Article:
Aug 17, 2012; Minneapolis, MN, USA; Buffalo Bills wide receiver Marcus Easley (81) catches the punt in the third quarter against the Minnesota Vikings at the Metrodome. Mandatory Credit: Brad Rempel-US PRESSWIRE
Only a little over a week ago now, we ran a post here talking about Buffalo Bills wide receiver Marcus Easley and his ineligibility for the practice squad. That post stemmed from a brief conversation I had with WGR 550's Joe Buscaglia on Twitter, who shared my belief at the time that Easley couldn't be kept on the practice squad.
In a true "this is why he's paid the big bucks" moment, however, Buscaglia reported on Friday evening that Easley is, indeed, practice-squad eligible - despite the fact that he has two accrued seasons in the NFL. How is that possible?
I can only speculate at this point - because trying to figure out the NFL's practice squad rules is like trying to explain quantum mechanics while solving a Rubik's cube - but I believe it's because Easley has only been active for one week in those two years. Let's take a look at the actual language as it appears in the NFL's Collective Bargaining Agreement:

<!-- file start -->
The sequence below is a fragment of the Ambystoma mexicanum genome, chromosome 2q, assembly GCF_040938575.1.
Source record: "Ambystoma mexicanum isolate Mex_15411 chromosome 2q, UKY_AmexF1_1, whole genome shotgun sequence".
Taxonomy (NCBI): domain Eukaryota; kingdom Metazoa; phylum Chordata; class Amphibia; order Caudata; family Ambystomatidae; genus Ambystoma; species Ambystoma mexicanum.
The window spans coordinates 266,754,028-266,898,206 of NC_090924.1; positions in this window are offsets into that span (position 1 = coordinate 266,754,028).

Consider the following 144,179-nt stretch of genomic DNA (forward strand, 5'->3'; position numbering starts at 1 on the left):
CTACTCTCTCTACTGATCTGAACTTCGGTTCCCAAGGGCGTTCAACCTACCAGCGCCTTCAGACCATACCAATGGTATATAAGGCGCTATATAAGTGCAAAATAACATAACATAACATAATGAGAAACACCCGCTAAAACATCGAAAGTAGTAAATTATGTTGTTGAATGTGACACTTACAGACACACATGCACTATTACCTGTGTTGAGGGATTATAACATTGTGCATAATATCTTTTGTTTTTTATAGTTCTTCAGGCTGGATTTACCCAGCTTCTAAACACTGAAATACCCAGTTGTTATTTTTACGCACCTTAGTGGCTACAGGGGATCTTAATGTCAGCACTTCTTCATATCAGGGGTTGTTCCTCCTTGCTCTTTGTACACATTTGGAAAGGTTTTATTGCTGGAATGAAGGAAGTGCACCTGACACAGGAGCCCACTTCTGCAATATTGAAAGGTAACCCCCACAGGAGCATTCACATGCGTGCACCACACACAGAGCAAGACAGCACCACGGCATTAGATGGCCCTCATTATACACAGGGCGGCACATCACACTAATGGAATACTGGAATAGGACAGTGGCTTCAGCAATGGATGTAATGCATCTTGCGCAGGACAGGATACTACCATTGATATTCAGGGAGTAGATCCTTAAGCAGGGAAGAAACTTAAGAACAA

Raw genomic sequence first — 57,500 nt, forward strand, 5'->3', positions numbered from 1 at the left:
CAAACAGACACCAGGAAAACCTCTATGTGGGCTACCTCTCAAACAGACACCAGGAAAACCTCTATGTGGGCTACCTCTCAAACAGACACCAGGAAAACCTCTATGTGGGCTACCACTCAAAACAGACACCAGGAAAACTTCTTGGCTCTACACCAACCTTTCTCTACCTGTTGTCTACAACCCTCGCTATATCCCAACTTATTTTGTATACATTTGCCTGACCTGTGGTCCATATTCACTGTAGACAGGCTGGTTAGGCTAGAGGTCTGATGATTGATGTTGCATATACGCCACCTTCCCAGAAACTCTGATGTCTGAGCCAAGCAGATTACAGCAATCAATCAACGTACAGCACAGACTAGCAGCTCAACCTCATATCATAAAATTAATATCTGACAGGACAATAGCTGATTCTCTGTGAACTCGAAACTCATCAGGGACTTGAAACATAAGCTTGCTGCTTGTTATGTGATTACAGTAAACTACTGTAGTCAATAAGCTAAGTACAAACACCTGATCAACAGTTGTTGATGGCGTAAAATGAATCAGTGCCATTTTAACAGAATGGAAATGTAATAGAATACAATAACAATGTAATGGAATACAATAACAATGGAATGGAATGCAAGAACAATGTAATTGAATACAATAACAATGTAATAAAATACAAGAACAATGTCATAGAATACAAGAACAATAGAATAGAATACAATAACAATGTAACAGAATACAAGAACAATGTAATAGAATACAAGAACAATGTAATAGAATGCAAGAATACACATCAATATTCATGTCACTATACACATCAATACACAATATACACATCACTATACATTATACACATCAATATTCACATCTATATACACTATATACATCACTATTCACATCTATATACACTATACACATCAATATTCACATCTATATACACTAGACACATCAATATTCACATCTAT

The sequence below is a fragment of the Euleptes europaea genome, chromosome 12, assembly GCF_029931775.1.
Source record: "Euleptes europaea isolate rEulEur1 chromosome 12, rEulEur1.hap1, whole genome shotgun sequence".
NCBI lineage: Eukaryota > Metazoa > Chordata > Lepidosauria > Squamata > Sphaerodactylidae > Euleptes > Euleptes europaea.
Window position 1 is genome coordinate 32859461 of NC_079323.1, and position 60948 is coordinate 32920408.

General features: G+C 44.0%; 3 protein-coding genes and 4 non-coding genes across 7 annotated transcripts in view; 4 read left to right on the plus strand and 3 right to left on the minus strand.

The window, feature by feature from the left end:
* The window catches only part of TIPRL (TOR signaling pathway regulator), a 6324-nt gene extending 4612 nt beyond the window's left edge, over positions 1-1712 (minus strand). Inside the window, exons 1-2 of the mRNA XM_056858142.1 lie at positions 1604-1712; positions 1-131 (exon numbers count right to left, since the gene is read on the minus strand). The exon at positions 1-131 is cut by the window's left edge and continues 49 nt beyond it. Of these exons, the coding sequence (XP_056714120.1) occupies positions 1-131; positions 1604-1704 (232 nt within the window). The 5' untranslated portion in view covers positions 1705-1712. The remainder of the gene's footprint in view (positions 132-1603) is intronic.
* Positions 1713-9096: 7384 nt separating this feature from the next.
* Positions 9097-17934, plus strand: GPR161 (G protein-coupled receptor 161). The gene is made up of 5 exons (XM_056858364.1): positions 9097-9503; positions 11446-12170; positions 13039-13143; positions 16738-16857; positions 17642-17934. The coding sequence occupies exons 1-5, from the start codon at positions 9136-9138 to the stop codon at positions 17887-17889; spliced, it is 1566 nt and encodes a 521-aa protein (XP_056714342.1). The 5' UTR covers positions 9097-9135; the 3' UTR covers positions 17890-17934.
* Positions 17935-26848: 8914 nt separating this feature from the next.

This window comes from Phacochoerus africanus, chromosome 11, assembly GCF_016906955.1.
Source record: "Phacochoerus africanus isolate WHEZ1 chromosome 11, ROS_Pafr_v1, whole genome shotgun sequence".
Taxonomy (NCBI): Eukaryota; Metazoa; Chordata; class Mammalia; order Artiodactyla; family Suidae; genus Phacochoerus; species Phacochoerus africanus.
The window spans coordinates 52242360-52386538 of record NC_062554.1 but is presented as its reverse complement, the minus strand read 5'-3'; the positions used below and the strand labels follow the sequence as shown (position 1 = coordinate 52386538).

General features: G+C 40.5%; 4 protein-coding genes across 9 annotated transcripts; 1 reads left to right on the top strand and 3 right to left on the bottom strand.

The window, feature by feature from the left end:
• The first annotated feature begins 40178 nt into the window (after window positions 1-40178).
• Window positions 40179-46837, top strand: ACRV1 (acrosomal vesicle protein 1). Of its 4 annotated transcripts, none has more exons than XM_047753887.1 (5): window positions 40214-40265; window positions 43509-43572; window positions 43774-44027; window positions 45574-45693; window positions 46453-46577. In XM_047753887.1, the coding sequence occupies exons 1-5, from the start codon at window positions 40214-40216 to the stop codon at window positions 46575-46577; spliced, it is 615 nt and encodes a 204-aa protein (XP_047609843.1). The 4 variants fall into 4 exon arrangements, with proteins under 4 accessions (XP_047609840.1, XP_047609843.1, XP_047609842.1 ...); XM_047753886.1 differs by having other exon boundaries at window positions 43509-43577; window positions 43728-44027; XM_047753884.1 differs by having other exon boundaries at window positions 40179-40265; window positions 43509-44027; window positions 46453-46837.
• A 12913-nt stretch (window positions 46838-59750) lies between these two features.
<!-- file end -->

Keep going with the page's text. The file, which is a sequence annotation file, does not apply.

The Practice Squad shall consist of the following players, provided that they have not served more than two previous seasons on a Practice Squad: (i) players who do not have an Accrued Season of NFL experience; and (ii) free agent players who were on the Active List for fewer than nine regular season games during their only Accrued Season(s). An otherwise eligible player may be a Practice Squad player for a third season only if the Club by which he is employed that season has at least 53 players on its Active/Inactive List during the entire period of his employment.
Obviously, Easley does not meet the criteria in (i), as his two years on Injured Reserve mean he has two Accrued Seasons, given that players on IR are paid their full salaries. It's in (ii) that it appears Easley qualifies for the practice squad, as he very clearly has fewer than nine regular season games on the team's active list.
For those of you who were concerned about the team not being able to keep Easley if he doesn't make the 53-man roster (and he very likely won't): there you have it. Easley can still be stashed on the practice squad if he and the team are so inclined to pursue that opportunity.